Originally released April 2011
Updated August 2016
Clenbuterol and the World Anti-Doping Agency (WADA) Prohibited List
Clenbuterol is a powerful drug sometimes used for performance-enhancement by athletes to increase lean muscle mass and reduce body fat. Listed on the World Anti-Doping Agency (WADA) Prohibited List, clenbuterol is classified under the category of other Anabolic Agents because it promotes muscle growth through anabolic properties.
Clenbuterol is not legally distributed in the U.S. and is not approved by the Food and Drug Administration (FDA). Athletes should also be aware and use extreme caution knowing that clenbuterol may still be prescribed clinically by physicians in some countries as a bronchodilator beta-2 agonist medication.
Clenbuterol and Meat Contamination
Further, there have been reports of clenbuterol use to promote growth in livestock, including cattle, lamb, poultry and swine. Such use is illegal in the U.S. and in Europe.
Consistent with numerous prior reported cases globally, the issue of illicit administration of clenbuterol to animals destined for food production can result in, under specific conditions, a positive sample from an athlete. WADA has issued specific warnings about this problem in China and Mexico. Unfortunately, anti-doping authorities have no control over agricultural and food safety practices in these countries, and inadvertent ingestion remains an ongoing issue for athletes.
Clenbuterol and Athlete Risk Outside the U.S.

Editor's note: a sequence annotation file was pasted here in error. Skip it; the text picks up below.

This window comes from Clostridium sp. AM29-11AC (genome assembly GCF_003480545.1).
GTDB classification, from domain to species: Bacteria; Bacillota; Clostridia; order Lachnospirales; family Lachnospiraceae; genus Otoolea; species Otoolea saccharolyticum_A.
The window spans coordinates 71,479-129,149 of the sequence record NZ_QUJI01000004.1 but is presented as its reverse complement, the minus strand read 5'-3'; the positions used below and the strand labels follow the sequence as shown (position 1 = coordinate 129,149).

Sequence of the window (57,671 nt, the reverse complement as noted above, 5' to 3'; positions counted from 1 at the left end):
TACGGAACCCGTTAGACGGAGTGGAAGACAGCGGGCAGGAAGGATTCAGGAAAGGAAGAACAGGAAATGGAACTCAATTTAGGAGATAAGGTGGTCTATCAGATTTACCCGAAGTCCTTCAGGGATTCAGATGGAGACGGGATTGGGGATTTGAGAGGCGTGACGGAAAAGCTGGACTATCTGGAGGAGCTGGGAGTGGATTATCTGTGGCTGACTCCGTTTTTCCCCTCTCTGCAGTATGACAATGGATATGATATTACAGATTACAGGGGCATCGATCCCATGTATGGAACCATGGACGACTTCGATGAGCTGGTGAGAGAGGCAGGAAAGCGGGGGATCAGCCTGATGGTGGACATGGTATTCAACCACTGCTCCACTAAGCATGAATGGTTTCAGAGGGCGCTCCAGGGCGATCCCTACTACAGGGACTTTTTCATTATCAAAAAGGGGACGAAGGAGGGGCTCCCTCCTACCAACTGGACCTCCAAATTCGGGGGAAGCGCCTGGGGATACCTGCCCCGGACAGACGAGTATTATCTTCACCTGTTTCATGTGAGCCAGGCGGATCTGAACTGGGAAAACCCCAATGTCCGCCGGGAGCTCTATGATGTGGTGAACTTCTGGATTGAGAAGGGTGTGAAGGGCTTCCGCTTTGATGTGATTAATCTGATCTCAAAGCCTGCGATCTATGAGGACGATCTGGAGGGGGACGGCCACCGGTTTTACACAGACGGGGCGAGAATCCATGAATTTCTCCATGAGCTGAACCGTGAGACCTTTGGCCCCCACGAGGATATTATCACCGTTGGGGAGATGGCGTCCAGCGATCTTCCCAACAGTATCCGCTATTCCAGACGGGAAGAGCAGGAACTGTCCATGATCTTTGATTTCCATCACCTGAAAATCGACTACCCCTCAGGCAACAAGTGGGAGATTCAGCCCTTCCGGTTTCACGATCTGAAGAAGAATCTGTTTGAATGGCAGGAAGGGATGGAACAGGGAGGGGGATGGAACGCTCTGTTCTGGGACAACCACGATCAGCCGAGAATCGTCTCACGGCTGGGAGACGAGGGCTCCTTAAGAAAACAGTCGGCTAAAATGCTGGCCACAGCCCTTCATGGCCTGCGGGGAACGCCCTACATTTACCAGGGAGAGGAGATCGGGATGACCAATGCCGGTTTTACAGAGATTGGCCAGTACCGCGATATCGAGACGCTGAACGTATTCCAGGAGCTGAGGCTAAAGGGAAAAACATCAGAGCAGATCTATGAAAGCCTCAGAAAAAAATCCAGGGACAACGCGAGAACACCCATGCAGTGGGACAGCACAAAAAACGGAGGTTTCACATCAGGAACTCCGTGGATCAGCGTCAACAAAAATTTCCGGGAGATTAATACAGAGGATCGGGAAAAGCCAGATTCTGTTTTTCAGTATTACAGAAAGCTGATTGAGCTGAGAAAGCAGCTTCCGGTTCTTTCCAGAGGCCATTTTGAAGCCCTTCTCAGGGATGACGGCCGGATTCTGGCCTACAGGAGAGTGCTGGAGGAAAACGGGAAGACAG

USADA wants to help athletes and athlete support personnel understand the potential risks. To USADA’s knowledge, due to strict regulatory and meat certification practices, a clenbuterol positive athlete sample has never been reported after consumption of meat produced in the U.S.
USADA urges athletes to use the utmost care and caution if eating meat while traveling abroad, and to be aware of the potential for contamination.
To reduce your risk of unintentionally ingesting clenbuterol through contaminated meat:
- Choose foods from a reputable food source.
- Avoid eating liver or liver derived products while overseas.
- Avoid eating unusual or exotic meat products.
Clenbuterol and Results Management
Despite the continuously improving analytical methods in sports drug testing, especially using sensitive mass spectrometry, it remains difficult to determine if clenbuterol has been deliberately administered or unintentionally ingested through contaminated meat.
Under the World Anti-Doping Code, clenbuterol is a non-threshold non-specified substance, meaning that any amount of clenbuterol detected in an athlete urine sample is reported as a positive test. Thus, it’s important to note that strict liability dictates an athlete has ultimate responsibility for what is in his/her system, regardless of its origin.
USADA will continue to keep the sport community aware of new developments regarding this issue as they develop.
Thevis M, Geyer L, Geyer H, Guddat S, Dvorak J, Butch A, Sterk SS, Schänzer W. Adverse analytical findings with clenbuterol among U-17 soccer players attributed to food contamination issues. Drug Test Anal. 2013 May;5(5):372-6.
WADA statement on Clenbuterol, June 15, 2011.
WADA statement on Clenbuterol, “Athletes must show caution due to contaminated meat.” November 23, 2011.
WADA Testing Figures, Accessed August 9, 2016.